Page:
The Moscow Times is reporting that executives from oil major ExxonMobil are beginning to complain about numerous delays caused by the Russian government over the development of Sakhalin-1. In the past we’ve speculated about who the Kremlin would steal from next in the Sakhalin projects (they have already gutted Royal Dutch Shell, and managed to get them to say “thank you” afterward), and it looks like a good time to be a politically connected state-owned company.
The operator of the Sakhalin-1 project has clashed with the government over the terms of its production-sharing agreement, which exempts the venture from restrictions on gas exports. Exxon Neftegas Limited has faced pressure from Gazprom to scrap plans to export the prospective gas to China in favor of selling it to the state-controlled company.
TheEnergy Ministry said late Friday that Sakhalin-1 must cut its budget by15 percent to 20 percent, in line with reductions at other projects,including Sakhalin-2. The cuts must focus on optimizing costs –including for materials and services — rather than halting work, whichwould delay the project’s launch, the ministry statement said.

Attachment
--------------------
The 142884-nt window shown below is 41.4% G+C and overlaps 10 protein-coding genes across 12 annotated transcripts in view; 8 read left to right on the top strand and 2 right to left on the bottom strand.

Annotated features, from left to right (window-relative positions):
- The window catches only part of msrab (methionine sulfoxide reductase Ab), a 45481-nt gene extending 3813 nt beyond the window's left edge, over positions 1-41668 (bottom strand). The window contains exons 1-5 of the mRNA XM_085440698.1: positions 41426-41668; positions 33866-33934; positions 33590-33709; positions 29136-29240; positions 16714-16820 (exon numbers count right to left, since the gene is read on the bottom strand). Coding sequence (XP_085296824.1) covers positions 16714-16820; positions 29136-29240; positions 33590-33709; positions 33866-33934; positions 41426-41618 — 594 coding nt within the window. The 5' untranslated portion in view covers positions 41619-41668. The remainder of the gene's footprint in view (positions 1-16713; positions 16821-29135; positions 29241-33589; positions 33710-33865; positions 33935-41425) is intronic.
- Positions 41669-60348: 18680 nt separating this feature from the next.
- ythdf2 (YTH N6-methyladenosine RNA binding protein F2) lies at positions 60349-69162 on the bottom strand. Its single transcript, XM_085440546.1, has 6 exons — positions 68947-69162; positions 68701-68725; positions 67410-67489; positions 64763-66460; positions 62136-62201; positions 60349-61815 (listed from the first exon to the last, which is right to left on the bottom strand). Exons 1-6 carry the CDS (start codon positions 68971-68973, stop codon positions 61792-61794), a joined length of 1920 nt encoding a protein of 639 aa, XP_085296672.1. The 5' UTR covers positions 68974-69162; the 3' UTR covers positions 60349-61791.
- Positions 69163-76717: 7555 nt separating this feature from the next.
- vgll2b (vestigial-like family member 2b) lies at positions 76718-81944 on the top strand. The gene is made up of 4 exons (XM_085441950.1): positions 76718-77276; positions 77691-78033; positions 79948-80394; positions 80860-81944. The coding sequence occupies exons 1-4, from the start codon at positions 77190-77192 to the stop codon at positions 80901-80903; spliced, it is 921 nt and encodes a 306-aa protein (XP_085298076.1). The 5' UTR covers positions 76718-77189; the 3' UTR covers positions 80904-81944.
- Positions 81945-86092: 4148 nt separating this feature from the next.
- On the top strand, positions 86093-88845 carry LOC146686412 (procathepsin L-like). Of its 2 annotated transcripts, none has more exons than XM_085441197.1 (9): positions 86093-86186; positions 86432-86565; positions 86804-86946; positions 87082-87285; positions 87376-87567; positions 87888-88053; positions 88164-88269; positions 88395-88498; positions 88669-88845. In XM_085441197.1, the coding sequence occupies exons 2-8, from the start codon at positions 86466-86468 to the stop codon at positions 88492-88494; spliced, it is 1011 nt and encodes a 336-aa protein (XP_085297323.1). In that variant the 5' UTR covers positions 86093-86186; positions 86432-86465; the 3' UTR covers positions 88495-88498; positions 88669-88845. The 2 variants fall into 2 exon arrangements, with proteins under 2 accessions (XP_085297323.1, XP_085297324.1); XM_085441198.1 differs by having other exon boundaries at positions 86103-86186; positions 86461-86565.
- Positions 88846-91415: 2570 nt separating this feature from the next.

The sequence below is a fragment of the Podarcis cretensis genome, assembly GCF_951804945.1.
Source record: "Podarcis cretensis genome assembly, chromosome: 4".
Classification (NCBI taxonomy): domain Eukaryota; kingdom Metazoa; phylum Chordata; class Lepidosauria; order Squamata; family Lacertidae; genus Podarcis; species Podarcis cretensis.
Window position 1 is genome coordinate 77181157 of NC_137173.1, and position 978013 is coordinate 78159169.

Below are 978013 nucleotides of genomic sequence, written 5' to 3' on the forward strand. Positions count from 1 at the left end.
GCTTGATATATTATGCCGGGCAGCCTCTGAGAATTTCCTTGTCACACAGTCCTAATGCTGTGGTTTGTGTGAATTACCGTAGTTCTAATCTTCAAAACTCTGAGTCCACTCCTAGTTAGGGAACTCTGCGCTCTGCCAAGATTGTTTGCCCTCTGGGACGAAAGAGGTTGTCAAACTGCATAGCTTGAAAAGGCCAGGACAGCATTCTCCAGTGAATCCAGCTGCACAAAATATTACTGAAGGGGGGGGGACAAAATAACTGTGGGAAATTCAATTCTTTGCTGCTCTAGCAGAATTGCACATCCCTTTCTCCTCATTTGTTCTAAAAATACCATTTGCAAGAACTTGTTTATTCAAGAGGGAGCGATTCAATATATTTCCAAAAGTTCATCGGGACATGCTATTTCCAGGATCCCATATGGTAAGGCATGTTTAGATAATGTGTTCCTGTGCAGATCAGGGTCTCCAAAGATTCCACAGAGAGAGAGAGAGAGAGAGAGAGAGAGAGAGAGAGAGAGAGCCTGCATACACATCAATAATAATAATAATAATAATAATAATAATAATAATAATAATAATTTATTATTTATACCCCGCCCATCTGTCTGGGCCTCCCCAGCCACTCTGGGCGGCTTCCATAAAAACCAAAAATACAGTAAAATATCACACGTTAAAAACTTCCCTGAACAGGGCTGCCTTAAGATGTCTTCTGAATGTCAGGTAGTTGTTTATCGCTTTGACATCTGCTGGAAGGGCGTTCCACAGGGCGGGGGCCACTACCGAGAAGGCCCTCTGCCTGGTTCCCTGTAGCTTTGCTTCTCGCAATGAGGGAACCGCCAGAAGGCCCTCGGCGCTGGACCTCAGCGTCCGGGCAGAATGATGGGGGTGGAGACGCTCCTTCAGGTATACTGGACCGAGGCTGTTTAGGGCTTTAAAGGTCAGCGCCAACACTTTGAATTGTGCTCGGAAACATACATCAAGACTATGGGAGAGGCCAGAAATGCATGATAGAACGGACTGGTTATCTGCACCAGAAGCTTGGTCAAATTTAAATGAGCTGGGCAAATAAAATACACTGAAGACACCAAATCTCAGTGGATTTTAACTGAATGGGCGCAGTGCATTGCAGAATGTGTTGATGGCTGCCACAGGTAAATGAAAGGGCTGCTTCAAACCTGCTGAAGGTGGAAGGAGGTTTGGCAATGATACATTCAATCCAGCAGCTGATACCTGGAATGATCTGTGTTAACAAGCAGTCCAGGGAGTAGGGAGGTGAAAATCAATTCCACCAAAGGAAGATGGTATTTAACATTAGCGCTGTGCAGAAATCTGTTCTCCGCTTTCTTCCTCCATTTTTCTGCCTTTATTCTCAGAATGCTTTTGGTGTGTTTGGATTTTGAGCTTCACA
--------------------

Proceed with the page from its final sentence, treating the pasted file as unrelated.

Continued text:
Theconflict comes days after an Energy Ministry-led body approved thebudget for Sakhalin-2, a rival multinational offshore project. TheGazprom-led Sakhalin-2, which operates under a PSA with Royal DutchShell, is preparing to launch Russia’s first liquefied natural gasplant on Wednesday.
After sustained pressure over purported environmental violations, Shell handed over control of the project to Gazprom in 2006.
ExxonNeftegas has “no choice but to implement a controlled and orderlysuspension of work” on two fields off Sakhalin because the governmenthas not approved its investment plan for this year or supplements tolast year’s budget, ExxonMobil spokeswoman Dilyara Sydykova saidFriday, before the ministry’s statement.